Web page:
Tail Risk Protection Trading Strategies

Natalie E. Packham

Frankfurt School of Finance & Management gemeinnützige GmbH

Jochen Papenbrock

PPI AG; Think Tank Firamis

Peter Schwendner

Zurich University of Applied Sciences, Center for Asset Management

Fabian Woebbeking

Goethe University Frankfurt – Department of Finance

December 11, 2015


We develop dynamic portfolio protection trading strategies based on econometric methods. As a criterion for riskiness we consider the evolution of the value-at-risk spread from a GARCH model with normal innovations relative to a GARCH model with generalized innovations. These generalised innovations may for example follow a Student t, a Generalized hyperbolic, an alpha-stable or a Generalized Pareto (GPD) distribution. Our results indicate that the GPD distribution provides the strongest signals for avoiding tail risks. This is not surprising as the GPD distribution arises as a limit of tail behavior in extreme value theory and therefore is especially suited to deal with tail risks. Out-of-sample backtests on 11 years of DAX futures data, indicate that the dynamic tail risk protection strategy effectively reduces the tail risk while outperforming traditional portfolio protection strategies. The results are further validated by calculating the statistical significance of the results obtained using bootstrap methods.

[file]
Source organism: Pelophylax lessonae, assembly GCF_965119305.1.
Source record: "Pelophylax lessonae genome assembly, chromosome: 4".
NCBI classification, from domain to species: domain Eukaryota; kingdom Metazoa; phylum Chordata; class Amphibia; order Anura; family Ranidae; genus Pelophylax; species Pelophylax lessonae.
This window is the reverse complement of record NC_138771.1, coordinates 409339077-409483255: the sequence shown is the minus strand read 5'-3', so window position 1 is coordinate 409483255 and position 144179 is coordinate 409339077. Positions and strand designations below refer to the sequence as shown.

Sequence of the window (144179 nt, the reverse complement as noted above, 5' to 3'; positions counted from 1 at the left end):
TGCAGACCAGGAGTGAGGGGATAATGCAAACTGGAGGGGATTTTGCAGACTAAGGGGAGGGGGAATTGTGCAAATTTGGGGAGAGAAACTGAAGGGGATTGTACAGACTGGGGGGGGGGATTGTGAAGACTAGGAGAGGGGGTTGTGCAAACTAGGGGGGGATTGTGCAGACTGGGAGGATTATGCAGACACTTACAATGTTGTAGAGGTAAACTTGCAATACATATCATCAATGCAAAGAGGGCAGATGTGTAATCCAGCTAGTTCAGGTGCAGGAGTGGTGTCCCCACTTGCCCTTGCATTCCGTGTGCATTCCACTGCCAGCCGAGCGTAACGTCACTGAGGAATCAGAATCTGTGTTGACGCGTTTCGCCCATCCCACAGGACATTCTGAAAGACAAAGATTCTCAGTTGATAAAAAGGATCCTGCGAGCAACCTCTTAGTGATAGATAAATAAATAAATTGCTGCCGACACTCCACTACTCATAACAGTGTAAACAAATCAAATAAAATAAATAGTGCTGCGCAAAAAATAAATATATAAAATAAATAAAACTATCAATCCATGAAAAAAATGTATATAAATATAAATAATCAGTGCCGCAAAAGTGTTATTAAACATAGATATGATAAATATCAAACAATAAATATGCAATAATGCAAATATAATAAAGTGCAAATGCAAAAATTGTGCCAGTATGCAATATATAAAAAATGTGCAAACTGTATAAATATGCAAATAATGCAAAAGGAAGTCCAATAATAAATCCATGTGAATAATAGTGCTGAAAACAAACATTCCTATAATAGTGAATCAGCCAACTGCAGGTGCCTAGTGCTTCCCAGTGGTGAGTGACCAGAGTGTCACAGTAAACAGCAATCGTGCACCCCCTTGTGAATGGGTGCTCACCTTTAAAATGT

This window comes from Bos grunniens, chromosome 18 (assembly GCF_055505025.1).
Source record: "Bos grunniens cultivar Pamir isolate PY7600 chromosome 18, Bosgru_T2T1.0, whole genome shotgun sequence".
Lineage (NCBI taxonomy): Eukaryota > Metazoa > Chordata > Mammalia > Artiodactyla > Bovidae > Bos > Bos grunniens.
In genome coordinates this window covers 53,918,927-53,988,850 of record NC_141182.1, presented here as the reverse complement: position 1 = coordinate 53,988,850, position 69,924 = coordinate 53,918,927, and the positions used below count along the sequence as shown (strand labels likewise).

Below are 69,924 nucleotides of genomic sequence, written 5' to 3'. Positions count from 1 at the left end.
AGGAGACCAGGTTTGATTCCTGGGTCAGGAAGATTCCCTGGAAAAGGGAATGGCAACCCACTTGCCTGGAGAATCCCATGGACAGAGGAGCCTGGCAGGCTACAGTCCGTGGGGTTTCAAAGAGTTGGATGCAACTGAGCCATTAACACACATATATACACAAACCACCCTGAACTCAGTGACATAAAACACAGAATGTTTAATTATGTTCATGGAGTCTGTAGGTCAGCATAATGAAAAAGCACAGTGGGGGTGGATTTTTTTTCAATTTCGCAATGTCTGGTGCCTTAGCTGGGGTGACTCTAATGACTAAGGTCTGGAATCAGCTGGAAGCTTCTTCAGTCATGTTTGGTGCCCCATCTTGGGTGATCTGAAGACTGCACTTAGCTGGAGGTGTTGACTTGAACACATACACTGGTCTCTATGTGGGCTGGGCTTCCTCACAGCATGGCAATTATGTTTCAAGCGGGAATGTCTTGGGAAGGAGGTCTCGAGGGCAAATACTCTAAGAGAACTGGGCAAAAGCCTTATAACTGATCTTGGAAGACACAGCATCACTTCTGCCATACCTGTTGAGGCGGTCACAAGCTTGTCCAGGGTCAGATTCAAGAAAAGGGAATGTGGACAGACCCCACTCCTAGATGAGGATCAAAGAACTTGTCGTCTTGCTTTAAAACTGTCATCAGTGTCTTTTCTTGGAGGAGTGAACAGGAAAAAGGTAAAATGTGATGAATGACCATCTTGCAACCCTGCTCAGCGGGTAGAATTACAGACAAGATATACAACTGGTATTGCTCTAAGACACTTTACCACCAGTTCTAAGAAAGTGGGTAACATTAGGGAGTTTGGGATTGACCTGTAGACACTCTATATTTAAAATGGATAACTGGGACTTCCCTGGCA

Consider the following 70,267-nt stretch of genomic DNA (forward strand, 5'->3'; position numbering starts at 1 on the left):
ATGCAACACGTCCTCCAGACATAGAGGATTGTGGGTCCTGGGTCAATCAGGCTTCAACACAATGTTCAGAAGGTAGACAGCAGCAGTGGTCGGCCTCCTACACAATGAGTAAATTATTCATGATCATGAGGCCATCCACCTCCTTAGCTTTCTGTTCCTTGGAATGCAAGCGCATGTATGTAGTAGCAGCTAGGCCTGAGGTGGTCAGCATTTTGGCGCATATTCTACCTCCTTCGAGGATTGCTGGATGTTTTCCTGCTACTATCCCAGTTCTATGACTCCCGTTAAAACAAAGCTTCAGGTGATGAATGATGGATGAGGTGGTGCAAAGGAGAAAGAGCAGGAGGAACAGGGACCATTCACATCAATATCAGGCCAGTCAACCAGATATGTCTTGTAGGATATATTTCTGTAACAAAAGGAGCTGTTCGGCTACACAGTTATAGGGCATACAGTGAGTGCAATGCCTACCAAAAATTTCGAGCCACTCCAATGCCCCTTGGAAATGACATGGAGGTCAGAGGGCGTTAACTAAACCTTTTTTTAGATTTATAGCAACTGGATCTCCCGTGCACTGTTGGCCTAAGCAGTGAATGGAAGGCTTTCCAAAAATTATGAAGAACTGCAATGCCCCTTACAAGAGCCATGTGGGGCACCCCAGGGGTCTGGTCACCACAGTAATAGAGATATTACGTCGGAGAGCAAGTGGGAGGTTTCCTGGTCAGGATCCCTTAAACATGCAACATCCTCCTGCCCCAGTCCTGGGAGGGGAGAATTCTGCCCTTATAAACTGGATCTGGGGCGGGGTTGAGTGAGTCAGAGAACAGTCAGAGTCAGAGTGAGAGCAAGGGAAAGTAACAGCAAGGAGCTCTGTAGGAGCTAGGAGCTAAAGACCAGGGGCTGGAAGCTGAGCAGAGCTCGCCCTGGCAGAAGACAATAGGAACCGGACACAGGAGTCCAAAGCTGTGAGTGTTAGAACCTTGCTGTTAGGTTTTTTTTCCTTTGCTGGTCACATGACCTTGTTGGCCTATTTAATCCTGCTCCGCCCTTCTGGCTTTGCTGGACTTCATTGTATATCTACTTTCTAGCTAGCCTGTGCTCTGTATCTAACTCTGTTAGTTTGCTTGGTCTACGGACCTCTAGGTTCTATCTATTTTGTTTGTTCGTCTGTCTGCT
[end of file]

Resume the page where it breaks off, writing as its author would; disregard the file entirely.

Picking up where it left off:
Tail Risk Protection Trading Strategies – Introduction

Despite the well-documented long-term equity risk premium, institutional and private investors may be underinvested in equity due to investment constraints, downside tail risk, value-at-risk limits or behavioral effects like loss aversion. The recent literature identifies a particular aversion against tail risks (Bollerslev and Todorov, 2011). The reluctance to bear tail risks leads to high prices of put options, which is reflected in the downward slope of the equity implied volatility curve as a function of the strike price (Kozhan et al., 2013), and the upward slope of VIX futures prices as a function of expiry (Zhang et al., 2010; Luo and Zhang, 2012; Eraker and Wu, 2014). Both market patterns are more pronounced than what would be reasonable by the realized return distributions and curtail a successful long-term static hedge position against tail risks.

We develop dynamic trading strategies that aim at protecting against large downturns by taking into account the time-variation and dynamics of distributional parameters of financial time series. First, accounting for the time-dependent dynamics of distributional parameters via a GARCH process allows to incorporate volatility clustering and auto-regressive behavior in volatility, both of which are well-documented stylized facts of financial time series (Cont, 2001; Engle and Patton, 2001; Thurner et al., 2012; Godin, 2015). Second, by fitting the GARCH innovations to exible distribution families incorporating both normal and extreme behavior allows to determine whether, in a given time period, extreme events are more likely to occur than suggested by e.g. normal innovations. This information can be used in several ways, for example as an early warning indicator, but also for robust portfolio building.